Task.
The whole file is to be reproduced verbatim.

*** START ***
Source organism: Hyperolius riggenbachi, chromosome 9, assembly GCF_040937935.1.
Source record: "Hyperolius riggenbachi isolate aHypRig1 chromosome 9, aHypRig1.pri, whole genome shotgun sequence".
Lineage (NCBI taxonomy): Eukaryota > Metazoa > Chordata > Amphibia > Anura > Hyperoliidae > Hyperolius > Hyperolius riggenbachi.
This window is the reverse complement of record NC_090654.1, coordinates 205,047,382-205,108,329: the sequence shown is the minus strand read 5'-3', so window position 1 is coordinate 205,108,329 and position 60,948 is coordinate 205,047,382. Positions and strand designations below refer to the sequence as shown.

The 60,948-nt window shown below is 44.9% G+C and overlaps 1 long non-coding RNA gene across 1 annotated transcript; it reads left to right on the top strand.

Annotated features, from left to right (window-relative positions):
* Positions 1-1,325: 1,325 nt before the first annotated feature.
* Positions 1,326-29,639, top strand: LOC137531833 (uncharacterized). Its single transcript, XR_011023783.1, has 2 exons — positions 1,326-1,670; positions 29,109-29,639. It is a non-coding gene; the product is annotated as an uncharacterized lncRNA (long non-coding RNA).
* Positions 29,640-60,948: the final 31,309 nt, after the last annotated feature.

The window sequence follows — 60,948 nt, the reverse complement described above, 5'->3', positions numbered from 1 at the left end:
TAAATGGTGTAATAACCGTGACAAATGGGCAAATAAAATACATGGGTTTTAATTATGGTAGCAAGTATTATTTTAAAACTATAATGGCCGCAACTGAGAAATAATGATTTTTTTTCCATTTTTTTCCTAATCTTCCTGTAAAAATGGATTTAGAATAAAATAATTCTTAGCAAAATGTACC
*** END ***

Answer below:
Source organism: Hyperolius riggenbachi, chromosome 9, assembly GCF_040937935.1.
Source record: "Hyperolius riggenbachi isolate aHypRig1 chromosome 9, aHypRig1.pri, whole genome shotgun sequence".
Lineage (NCBI taxonomy): Eukaryota > Metazoa > Chordata > Amphibia > Anura > Hyperoliidae > Hyperolius > Hyperolius riggenbachi.
This window is the reverse complement of record NC_090654.1, coordinates 205,047,382-205,108,329: the sequence shown is the minus strand read 5'-3', so window position 1 is coordinate 205,108,329 and position 60,948 is coordinate 205,047,382. Positions and strand designations below refer to the sequence as shown.

The 60,948-nt window shown below is 44.9% G+C and overlaps 1 long non-coding RNA gene across 1 annotated transcript; it reads left to right on the top strand.

Annotated features, from left to right (window-relative positions):
* Positions 1-1,325: 1,325 nt before the first annotated feature.
* Positions 1,326-29,639, top strand: LOC137531833 (uncharacterized). Its single transcript, XR_011023783.1, has 2 exons — positions 1,326-1,670; positions 29,109-29,639. It is a non-coding gene; the product is annotated as an uncharacterized lncRNA (long non-coding RNA).
* Positions 29,640-60,948: the final 31,309 nt, after the last annotated feature.

The window sequence follows — 60,948 nt, the reverse complement described above, 5'->3', positions numbered from 1 at the left end:
TAAATGGTGTAATAACCGTGACAAATGGGCAAATAAAATACATGGGTTTTAATTATGGTAGCAAGTATTATTTTAAAACTATAATGGCCGCAACTGAGAAATAATGATTTTTTTTCCATTTTTTTCCTAATCTTCCTGTAAAAATGGATTTAGAATAAAATAATTCTTAGCAAAATGTACC